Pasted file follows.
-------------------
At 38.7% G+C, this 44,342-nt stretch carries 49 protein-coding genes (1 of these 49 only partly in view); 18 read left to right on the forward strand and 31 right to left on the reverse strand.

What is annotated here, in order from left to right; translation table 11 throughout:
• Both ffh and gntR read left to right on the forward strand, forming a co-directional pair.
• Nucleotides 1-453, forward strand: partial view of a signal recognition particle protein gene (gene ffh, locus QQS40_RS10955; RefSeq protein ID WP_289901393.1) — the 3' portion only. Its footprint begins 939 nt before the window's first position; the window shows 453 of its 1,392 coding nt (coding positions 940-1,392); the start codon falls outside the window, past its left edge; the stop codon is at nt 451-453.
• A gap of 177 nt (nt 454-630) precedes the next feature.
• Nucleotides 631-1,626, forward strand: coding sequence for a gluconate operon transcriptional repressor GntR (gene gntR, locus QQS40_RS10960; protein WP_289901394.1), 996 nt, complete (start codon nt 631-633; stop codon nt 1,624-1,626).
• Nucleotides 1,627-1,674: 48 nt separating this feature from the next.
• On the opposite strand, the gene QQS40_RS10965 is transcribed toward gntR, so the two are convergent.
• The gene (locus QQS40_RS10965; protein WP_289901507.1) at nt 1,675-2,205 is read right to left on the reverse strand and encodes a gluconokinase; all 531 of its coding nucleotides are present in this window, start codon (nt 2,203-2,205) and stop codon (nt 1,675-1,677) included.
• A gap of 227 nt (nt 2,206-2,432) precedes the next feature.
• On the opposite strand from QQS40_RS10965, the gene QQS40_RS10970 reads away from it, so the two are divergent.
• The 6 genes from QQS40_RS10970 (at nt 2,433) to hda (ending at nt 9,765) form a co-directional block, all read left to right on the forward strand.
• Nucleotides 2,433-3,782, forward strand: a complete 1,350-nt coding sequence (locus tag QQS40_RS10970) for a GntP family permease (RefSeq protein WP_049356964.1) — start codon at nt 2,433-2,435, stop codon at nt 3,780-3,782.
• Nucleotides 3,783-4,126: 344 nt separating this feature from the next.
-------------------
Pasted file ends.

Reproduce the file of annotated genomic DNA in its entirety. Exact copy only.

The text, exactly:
At 38.7% G+C, this 44,342-nt stretch carries 49 protein-coding genes (1 of these 49 only partly in view); 18 read left to right on the forward strand and 31 right to left on the reverse strand.

What is annotated here, in order from left to right; translation table 11 throughout:
• Both ffh and gntR read left to right on the forward strand, forming a co-directional pair.
• Nucleotides 1-453, forward strand: partial view of a signal recognition particle protein gene (gene ffh, locus QQS40_RS10955; RefSeq protein ID WP_289901393.1) — the 3' portion only. Its footprint begins 939 nt before the window's first position; the window shows 453 of its 1,392 coding nt (coding positions 940-1,392); the start codon falls outside the window, past its left edge; the stop codon is at nt 451-453.
• A gap of 177 nt (nt 454-630) precedes the next feature.
• Nucleotides 631-1,626, forward strand: coding sequence for a gluconate operon transcriptional repressor GntR (gene gntR, locus QQS40_RS10960; protein WP_289901394.1), 996 nt, complete (start codon nt 631-633; stop codon nt 1,624-1,626).
• Nucleotides 1,627-1,674: 48 nt separating this feature from the next.
• On the opposite strand, the gene QQS40_RS10965 is transcribed toward gntR, so the two are convergent.
• The gene (locus QQS40_RS10965; protein WP_289901507.1) at nt 1,675-2,205 is read right to left on the reverse strand and encodes a gluconokinase; all 531 of its coding nucleotides are present in this window, start codon (nt 2,203-2,205) and stop codon (nt 1,675-1,677) included.
• A gap of 227 nt (nt 2,206-2,432) precedes the next feature.
• On the opposite strand from QQS40_RS10965, the gene QQS40_RS10970 reads away from it, so the two are divergent.
• The 6 genes from QQS40_RS10970 (at nt 2,433) to hda (ending at nt 9,765) form a co-directional block, all read left to right on the forward strand.
• Nucleotides 2,433-3,782, forward strand: a complete 1,350-nt coding sequence (locus tag QQS40_RS10970) for a GntP family permease (RefSeq protein WP_049356964.1) — start codon at nt 2,433-2,435, stop codon at nt 3,780-3,782.
• Nucleotides 3,783-4,126: 344 nt separating this feature from the next.